Welcome to the Madhouse by S. E. Sasaki is a medical, science fiction, fantasy, romance novel. It was selected as a Book of the Day by OnlineBookClub.org and was available for free on Amazon. Not Kindle Unlimited (KU) but free. That is a lot of mix of genre. There is also a mystery but it has a lighter emphasis that doesn’t really qualify the novel as a fit for the genre mystery.
The novel starts out fast as is logical. Sasaki is creating a world where technology that doesn’t exist today has to be described with vocabulary that does not exist. The first third of the novel will keep the reader busy with processing new ideas. The second two-thirds is more slanted toward information in the areas of medicine, biology, and the challenge of the possibilities of change to adapt to former hostile environments. Throughout, there is romance or the possibilities of it. Not sex, romance. For parents who monitor their offspring’s YA reading choices; they will be happy. There couldn’t be a safer, yet interesting, read.
Grace Lord is a newly assigned doctor on a central medical facility named the Nelson Mandela. Throughout this novel, Sasaki chooses interesting character names. Nelson Mandela is actually an AI (artificial intelligence) and is the space station medical facility. Mandela controls all communication, transportation, security, supply, and non-human robots. Mandela’s control of humans is limited to how the AI can use subordinate robotic entities to physically control humans.
With the expansion of Earth throughout the solar system, humans from Earth had to adapt their bodies to exist on other planets as they explored and exploited other planets. Humans volunteered to do this as they adapted and augmented their bodies with various animal parts to acquire former non-human skills that would aid in colonization attempts. Settlers on an aquatic world adapted their bodies with fins and gills for an aquatic environment. Pioneers in a dark world augmented their bodies with the skills of bats for seeing in the dark.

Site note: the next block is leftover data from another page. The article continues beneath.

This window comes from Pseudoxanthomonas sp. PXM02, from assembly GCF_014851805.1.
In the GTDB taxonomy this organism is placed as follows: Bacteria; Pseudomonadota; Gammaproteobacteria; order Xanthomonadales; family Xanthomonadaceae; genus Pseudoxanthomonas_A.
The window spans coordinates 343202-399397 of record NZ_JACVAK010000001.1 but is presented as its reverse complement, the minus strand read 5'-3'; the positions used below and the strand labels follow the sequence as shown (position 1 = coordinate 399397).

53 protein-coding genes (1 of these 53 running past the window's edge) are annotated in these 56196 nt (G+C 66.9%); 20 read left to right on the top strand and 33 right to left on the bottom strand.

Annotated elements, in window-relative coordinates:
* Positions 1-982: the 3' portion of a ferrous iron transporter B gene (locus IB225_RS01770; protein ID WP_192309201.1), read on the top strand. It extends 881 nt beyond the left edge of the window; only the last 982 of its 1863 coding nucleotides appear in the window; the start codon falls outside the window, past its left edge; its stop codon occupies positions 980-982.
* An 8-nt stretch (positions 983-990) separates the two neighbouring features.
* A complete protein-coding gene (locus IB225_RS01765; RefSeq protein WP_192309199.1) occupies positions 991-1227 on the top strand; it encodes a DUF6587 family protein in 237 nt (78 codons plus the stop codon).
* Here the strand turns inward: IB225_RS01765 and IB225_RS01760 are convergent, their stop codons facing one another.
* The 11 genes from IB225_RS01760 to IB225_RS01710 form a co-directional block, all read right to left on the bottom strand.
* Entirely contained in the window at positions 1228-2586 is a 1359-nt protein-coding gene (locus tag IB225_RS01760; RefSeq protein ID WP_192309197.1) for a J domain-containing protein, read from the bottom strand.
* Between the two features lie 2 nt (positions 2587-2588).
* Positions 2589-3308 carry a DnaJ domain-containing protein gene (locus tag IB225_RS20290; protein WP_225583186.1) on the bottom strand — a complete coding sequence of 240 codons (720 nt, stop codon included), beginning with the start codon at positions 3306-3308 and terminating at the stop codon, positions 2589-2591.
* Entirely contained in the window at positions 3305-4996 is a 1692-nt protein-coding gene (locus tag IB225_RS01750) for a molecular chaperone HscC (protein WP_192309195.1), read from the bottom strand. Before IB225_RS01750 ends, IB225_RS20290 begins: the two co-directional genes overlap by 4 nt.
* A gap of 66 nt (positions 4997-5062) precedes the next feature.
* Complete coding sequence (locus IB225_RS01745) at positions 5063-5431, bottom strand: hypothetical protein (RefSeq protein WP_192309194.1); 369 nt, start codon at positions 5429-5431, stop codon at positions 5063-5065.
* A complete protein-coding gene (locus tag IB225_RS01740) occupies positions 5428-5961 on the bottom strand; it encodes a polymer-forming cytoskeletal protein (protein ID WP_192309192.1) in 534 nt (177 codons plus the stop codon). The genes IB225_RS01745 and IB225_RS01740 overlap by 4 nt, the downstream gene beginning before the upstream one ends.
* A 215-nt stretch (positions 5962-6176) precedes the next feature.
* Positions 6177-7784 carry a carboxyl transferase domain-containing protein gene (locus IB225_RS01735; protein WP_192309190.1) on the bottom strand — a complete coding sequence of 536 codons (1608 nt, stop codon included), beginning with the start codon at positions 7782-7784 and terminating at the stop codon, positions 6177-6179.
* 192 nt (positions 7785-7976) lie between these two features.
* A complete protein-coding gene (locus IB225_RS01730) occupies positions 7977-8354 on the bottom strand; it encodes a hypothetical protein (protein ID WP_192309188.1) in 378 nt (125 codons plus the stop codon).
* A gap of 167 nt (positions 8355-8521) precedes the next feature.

The expansion of the Earth to other planets did not lessen incidents of conflict and war. Super-armies were built up with super-soldiers that had the strength and skill properties of a bear, a leopard, a tiger, a snake, and any other variety of animal whose attributes would make the resultant soldier a winner in the fight. All of the additional skills were an augmentation to, not a replacement of, human abilities. Soldiers get injured. The Mandela Central Facility was to rebuild them, tweak them with new skills, and return them to battle. Dr. Grace Lord, the newest doctor on the station would perform some of the complex procedures required.
Immediately on arrival at the station, Grace is almost killed as she is attacked by an escaped patient under the influence of some drug. With little time to settle in and in-process the station, Dr. Lord is required to meet her boss and mentor Dr. Al-Fadi, an irascible, curmudgeonly, narcissistic, sarcastic Chief Surgeon who immediately informs her that he will change her name to Dr. Grace. There can only be one Lord and that is Dr. Al-Fadi. There is also SAMM-E-777, an assistant surgical operating android who would like to be called Bud. He would also like to have human feelings so he could better interact with Grace, a fully human doctor he is smitten with.
The reader now has three main protagonists, Grace, Doctor Al-Fadi, and Bud the aspiring android. All others are supporting types, even the one evil character, Dr. Jeffrey Nestor, a psychiatrist. For an evil character, he is almost superfluous. His best role is in hinting at a possible sequel to find out what evil he may later do. He is fairly ineffective in this book.
The main conflict situation to watch is the introduction of a virus into the Nelson Mandela Premier Medical Space Station. The virus kills people by dissolving them. Will Dr. Grace, Dr. Al-Fadi, and Bud working together be able to survive and defeat this? They have to try to solve the situation before Conglomerate battleships arrive to destroy the Mandela with all aboard, infected and non-infected alike. It is better to destroy the few to save many. Unless you happen to be one of the few.
There are a few moral dilemma questions discussed that are interesting and apply to today. Is it ethical to continue to repair soldiers and send them back to fight until the one inevitable point, death is reached? Death would the point when repairs can no longer be made. Are using valuable resources for the purpose of killing others the way we want to go? There are other questions (think memprints) but to enjoy the discussions you have to read the book.
The first half of the book captivates the reader and holds attention well. The second half is good but the reader is just sticking around to see if all loose ends are tied up. This is a comfortable YA read.